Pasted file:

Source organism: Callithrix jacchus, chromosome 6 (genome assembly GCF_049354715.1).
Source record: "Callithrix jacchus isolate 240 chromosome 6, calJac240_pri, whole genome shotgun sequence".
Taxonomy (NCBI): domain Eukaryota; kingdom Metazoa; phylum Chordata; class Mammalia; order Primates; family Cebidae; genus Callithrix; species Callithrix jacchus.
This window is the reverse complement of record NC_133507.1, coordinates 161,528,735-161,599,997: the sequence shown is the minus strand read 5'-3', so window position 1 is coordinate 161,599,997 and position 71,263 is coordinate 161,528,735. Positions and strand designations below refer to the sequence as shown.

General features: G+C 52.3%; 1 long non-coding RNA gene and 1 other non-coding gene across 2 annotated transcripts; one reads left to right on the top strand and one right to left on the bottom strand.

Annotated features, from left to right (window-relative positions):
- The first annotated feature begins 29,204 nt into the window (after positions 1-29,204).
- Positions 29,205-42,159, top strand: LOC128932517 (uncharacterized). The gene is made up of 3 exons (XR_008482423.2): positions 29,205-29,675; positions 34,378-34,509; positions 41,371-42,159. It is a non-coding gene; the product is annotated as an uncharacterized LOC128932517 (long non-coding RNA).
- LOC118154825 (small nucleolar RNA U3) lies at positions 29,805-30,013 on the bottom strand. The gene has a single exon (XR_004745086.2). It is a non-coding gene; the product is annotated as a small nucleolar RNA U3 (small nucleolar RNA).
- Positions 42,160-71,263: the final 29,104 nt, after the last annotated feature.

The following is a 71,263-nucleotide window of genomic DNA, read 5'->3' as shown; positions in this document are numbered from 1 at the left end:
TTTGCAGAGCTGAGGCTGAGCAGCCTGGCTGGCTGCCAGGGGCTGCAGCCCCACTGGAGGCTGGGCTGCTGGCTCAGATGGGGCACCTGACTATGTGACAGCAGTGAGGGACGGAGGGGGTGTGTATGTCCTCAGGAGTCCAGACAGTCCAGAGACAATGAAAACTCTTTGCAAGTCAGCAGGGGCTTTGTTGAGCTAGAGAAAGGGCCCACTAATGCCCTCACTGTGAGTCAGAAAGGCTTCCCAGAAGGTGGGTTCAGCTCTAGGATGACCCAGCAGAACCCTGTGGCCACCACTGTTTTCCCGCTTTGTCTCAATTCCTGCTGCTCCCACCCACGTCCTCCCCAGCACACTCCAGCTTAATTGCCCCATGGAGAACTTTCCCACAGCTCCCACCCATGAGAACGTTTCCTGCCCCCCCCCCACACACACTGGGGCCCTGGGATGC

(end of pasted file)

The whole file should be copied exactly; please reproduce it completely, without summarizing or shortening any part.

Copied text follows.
Source organism: Callithrix jacchus, chromosome 6 (genome assembly GCF_049354715.1).
Source record: "Callithrix jacchus isolate 240 chromosome 6, calJac240_pri, whole genome shotgun sequence".
Taxonomy (NCBI): domain Eukaryota; kingdom Metazoa; phylum Chordata; class Mammalia; order Primates; family Cebidae; genus Callithrix; species Callithrix jacchus.
This window is the reverse complement of record NC_133507.1, coordinates 161,528,735-161,599,997: the sequence shown is the minus strand read 5'-3', so window position 1 is coordinate 161,599,997 and position 71,263 is coordinate 161,528,735. Positions and strand designations below refer to the sequence as shown.

General features: G+C 52.3%; 1 long non-coding RNA gene and 1 other non-coding gene across 2 annotated transcripts; one reads left to right on the top strand and one right to left on the bottom strand.

Annotated features, from left to right (window-relative positions):
- The first annotated feature begins 29,204 nt into the window (after positions 1-29,204).
- Positions 29,205-42,159, top strand: LOC128932517 (uncharacterized). The gene is made up of 3 exons (XR_008482423.2): positions 29,205-29,675; positions 34,378-34,509; positions 41,371-42,159. It is a non-coding gene; the product is annotated as an uncharacterized LOC128932517 (long non-coding RNA).
- LOC118154825 (small nucleolar RNA U3) lies at positions 29,805-30,013 on the bottom strand. The gene has a single exon (XR_004745086.2). It is a non-coding gene; the product is annotated as a small nucleolar RNA U3 (small nucleolar RNA).
- Positions 42,160-71,263: the final 29,104 nt, after the last annotated feature.

The following is a 71,263-nucleotide window of genomic DNA, read 5'->3' as shown; positions in this document are numbered from 1 at the left end:
TTTGCAGAGCTGAGGCTGAGCAGCCTGGCTGGCTGCCAGGGGCTGCAGCCCCACTGGAGGCTGGGCTGCTGGCTCAGATGGGGCACCTGACTATGTGACAGCAGTGAGGGACGGAGGGGGTGTGTATGTCCTCAGGAGTCCAGACAGTCCAGAGACAATGAAAACTCTTTGCAAGTCAGCAGGGGCTTTGTTGAGCTAGAGAAAGGGCCCACTAATGCCCTCACTGTGAGTCAGAAAGGCTTCCCAGAAGGTGGGTTCAGCTCTAGGATGACCCAGCAGAACCCTGTGGCCACCACTGTTTTCCCGCTTTGTCTCAATTCCTGCTGCTCCCACCCACGTCCTCCCCAGCACACTCCAGCTTAATTGCCCCATGGAGAACTTTCCCACAGCTCCCACCCATGAGAACGTTTCCTGCCCCCCCCCCACACACACTGGGGCCCTGGGATGC